Samsung's Lee, Hyundai's Chung get chummy again

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Samsung's Lee, Hyundai's Chung get chummy again

From left: Samsung Electronics Vice Chairman Lee Jae-yong and Hyundai Motor Executive Vice Chairman Euisun Chung. [YONHAP]

From left: Samsung Electronics Vice Chairman Lee Jae-yong and Hyundai Motor Executive Vice Chairman Euisun Chung. [YONHAP]

Samsung Electronics Vice Chairman Lee Jae-yong met with Hyundai Motor Executive Vice Chairman Euisun Chung at the automaker’s Namyang R&D Center Tuesday, signaling that a partnership is near between the two groups in transportation.
It was the tycoons’ second meeting in 10 weeks. On May 13, Chung paid a visit to a factory of Samsung SDI, the IT giant’s battery-making arm, in Cheonan, South Chungcheong.
Samsung Electronics and Hyundai Motor have never formed an alliance before. In fact, the two were rivals after Samsung launched an auto business in the 1990s, which it eventually sold off to French automaker Renault.
Hyundai Motor only uses LG Chem and SK Innovation lithium-ion batteries in its electric vehicles, not Samsung SDI's.
During the May meeting, the two scions discussed Samsung’s technology in solid-state batteries, which are considered the next most promising energy source for electric vehicles. They are safer and last longer than lithium-ion batteries.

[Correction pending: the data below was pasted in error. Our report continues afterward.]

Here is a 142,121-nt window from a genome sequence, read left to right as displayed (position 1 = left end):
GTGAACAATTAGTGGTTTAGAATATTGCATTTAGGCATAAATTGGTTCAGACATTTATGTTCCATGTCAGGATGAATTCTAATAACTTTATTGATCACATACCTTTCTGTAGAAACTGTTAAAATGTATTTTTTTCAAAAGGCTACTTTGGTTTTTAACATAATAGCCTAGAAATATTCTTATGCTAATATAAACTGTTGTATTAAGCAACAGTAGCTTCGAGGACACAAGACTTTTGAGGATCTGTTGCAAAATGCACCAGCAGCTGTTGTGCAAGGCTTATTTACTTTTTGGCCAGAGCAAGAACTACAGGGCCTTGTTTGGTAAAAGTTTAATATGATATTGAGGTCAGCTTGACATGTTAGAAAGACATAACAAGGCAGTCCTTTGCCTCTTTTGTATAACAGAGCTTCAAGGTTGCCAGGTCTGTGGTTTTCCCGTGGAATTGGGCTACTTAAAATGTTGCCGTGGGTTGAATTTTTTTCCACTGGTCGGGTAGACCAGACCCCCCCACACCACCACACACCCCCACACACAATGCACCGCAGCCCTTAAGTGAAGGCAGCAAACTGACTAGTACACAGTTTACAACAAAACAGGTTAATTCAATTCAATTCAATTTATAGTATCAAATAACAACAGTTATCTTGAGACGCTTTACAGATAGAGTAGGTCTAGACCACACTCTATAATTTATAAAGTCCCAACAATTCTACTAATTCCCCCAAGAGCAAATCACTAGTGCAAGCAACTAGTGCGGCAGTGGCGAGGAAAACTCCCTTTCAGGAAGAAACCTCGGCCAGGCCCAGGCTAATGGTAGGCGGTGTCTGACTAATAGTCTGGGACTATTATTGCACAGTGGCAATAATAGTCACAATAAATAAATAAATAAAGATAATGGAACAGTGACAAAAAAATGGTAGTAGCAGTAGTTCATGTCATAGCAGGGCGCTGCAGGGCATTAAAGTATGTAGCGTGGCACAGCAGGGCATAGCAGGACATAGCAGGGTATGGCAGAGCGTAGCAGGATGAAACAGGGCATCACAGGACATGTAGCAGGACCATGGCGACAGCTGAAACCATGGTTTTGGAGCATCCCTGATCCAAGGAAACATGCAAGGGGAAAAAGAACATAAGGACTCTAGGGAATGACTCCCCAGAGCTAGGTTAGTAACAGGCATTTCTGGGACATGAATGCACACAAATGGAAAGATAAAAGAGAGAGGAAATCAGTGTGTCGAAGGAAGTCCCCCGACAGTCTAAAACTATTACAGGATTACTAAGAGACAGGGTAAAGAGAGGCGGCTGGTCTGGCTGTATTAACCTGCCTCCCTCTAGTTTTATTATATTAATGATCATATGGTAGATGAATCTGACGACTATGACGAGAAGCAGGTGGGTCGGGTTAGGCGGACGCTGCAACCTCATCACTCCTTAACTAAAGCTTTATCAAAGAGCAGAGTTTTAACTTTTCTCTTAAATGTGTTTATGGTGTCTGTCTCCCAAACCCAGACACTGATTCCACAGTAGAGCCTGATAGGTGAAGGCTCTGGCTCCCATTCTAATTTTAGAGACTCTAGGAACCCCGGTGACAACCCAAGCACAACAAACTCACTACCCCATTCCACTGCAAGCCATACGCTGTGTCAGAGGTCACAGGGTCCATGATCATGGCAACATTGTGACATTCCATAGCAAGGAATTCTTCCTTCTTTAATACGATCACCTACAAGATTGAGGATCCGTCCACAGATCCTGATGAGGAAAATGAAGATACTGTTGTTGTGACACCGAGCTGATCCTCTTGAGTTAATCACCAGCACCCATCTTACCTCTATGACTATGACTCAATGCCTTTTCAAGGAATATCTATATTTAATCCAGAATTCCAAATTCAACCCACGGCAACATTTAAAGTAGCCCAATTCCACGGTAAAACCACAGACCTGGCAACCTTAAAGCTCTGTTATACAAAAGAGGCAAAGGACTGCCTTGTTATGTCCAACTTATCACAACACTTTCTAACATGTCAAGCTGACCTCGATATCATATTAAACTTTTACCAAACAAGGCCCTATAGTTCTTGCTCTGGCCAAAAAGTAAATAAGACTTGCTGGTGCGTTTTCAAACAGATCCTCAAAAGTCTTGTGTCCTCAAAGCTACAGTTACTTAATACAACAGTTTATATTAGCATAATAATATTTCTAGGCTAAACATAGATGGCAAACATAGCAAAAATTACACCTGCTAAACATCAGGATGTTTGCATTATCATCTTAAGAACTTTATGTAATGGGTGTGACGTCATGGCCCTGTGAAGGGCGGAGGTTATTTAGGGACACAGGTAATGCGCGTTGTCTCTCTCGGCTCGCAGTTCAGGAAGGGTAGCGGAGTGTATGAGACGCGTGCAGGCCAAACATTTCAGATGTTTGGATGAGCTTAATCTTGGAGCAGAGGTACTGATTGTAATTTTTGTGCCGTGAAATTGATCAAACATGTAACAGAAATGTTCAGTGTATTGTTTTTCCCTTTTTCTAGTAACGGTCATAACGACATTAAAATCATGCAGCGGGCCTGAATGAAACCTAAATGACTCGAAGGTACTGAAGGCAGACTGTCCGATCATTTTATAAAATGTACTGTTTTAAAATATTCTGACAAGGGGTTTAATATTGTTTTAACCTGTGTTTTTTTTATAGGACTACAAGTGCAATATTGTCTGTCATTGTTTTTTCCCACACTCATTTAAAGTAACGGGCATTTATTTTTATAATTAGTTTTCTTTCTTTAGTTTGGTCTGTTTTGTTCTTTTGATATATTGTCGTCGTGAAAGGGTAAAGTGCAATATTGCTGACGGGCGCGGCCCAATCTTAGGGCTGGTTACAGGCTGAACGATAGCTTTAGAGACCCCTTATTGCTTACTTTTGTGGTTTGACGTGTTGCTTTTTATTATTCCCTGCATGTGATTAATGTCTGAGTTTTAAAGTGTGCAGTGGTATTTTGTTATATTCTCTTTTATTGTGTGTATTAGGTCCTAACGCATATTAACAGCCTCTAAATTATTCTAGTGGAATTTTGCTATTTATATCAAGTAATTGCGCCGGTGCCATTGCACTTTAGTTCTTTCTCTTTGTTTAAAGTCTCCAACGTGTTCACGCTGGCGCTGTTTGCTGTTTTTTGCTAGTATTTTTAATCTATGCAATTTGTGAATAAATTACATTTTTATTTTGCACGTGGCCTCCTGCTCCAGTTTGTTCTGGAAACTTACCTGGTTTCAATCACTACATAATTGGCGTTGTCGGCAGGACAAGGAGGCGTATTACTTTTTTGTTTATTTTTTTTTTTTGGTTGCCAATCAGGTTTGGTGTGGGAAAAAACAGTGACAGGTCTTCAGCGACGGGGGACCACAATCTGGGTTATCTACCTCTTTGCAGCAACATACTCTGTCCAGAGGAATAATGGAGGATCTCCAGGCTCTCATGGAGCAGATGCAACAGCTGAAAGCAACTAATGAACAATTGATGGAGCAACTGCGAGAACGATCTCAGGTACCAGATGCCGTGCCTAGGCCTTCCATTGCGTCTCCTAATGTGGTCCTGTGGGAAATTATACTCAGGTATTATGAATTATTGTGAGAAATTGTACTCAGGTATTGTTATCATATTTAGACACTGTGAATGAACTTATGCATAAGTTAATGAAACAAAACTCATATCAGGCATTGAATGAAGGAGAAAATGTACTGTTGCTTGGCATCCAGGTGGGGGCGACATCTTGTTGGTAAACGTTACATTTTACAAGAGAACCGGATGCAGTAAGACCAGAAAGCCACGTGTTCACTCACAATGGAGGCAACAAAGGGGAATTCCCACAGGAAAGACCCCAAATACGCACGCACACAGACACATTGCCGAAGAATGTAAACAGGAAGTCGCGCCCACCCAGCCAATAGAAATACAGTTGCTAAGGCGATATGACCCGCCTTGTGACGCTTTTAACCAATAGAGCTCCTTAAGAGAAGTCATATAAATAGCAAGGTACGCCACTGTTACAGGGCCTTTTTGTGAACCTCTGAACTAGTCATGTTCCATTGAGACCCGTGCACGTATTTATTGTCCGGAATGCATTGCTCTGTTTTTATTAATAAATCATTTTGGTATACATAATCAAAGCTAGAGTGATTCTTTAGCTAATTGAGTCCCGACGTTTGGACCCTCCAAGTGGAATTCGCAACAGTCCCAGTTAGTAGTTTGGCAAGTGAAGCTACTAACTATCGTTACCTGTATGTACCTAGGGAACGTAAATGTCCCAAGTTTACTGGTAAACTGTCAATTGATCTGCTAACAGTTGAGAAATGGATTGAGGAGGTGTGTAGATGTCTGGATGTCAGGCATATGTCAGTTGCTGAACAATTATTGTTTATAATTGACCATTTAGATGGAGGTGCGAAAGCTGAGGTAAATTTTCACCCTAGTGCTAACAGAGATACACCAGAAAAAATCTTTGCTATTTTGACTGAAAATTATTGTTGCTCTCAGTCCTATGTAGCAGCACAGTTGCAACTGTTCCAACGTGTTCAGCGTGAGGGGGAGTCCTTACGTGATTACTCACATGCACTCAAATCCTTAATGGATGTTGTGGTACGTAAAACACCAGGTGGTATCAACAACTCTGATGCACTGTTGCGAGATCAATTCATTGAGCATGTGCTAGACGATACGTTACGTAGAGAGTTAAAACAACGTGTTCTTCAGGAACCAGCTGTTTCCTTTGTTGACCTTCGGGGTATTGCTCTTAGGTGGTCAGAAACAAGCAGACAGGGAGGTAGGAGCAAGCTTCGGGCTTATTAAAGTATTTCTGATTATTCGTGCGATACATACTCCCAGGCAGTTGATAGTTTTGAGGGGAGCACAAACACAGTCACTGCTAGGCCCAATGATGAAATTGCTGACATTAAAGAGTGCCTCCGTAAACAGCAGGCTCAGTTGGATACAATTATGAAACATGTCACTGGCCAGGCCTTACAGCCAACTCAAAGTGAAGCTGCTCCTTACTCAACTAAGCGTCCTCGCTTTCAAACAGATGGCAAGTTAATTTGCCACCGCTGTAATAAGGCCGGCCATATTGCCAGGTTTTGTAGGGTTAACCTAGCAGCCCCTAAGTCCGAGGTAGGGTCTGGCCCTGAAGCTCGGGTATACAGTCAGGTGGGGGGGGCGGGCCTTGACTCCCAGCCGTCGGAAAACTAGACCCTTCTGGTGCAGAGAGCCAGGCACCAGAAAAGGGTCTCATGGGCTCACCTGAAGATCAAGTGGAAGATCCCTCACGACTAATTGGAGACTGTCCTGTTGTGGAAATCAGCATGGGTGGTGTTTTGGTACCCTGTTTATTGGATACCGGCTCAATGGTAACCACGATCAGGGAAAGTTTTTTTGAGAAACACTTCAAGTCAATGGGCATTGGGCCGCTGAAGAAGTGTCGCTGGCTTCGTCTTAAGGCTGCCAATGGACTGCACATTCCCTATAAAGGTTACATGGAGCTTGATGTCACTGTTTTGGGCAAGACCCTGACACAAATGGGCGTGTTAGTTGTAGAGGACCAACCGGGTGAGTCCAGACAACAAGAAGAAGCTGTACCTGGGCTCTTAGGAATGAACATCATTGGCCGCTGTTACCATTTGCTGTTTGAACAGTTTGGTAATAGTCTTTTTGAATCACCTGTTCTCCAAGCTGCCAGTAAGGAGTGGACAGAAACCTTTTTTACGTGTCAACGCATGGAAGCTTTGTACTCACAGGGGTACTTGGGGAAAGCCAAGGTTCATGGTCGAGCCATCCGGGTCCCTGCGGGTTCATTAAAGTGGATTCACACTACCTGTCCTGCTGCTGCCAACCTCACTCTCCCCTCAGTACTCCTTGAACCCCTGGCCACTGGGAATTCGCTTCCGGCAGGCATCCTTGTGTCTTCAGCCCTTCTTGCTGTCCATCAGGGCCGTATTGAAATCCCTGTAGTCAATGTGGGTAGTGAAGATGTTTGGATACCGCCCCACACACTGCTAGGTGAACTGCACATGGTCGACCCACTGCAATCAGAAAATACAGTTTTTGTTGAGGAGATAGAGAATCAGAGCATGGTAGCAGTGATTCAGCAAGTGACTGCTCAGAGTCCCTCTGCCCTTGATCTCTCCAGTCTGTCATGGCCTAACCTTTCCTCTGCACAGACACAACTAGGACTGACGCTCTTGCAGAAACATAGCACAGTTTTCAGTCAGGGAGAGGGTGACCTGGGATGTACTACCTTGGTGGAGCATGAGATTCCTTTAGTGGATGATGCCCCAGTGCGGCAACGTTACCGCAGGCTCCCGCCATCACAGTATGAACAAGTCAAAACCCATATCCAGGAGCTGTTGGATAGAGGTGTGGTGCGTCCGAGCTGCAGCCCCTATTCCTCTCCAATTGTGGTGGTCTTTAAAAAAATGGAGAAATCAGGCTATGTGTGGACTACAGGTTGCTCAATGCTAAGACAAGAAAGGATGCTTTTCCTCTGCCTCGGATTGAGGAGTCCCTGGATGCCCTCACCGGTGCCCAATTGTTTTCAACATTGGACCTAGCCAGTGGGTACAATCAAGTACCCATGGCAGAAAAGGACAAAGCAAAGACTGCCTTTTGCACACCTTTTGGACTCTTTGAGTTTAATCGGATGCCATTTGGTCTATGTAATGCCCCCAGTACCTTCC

Samsung has been showing noticeable achievements in the new energy sector. Samsung Advanced Institute of Technology, a Samsung Electronics research institute, published a study on high-performing solid-state batteries in Nature Energy, a prominent scientific journal, in March.
Lee and Chung’s Tuesday meeting discussed the overall future mobility business, according to Samsung Electronics, not just batteries.
Lee was briefed about Hyundai Motor’s electric vehicle lineup, "urban air mobility" and robotics technology, according to Samsung Electronics.
Executives from the two business groups tried driving Hyundai Motor’s hydrogen-powered electric vehicles as well as self-driving cars at the center.
Hyundai Motor's Namyang R&D Center, located 60 kilometers (37 miles) south of Seoul in Gyeonggi, is the center of the automaker’s ambitions to make the car of the future. The center was built in 1995 on a 3.5-million-square-meter plot but has been kept shrouded from the outside world and press.
Accompanying Lee was Samsung Electronics’ co-vice chairman Kim Ki-nam, who is in charge of the group's chip business, Samsung SDI CEO Jun Young-hyun and other executives. Greeting the visitors along with Chung was Seo Bo-shin, president of Hyundai Motor in charge of product management, and Park Dong-il, vice president of the automaker.
Chung has been active in forging a so-called K-battery alliance as collaboration between a battery maker and a car manufacturer is inevitable to survive the cutthroat global competition in electric vehicles.
After meeting Lee in May, Chung met with chiefs of LG Chem and SK Innovation — Chairman Koo Kwang-mo and Chairman Chey Tae-won — and visited each company’s factories as well.
Chung mentioned the meetings on a teleconference with President Moon Jae-in last week, in which Chung promised support for the government-led New Deal initiative.
"I feel proud about the fact that three world-leading battery-making companies are from Korea," Chung said in the online conference. "Through collaboration, we will take the lead in global competition."

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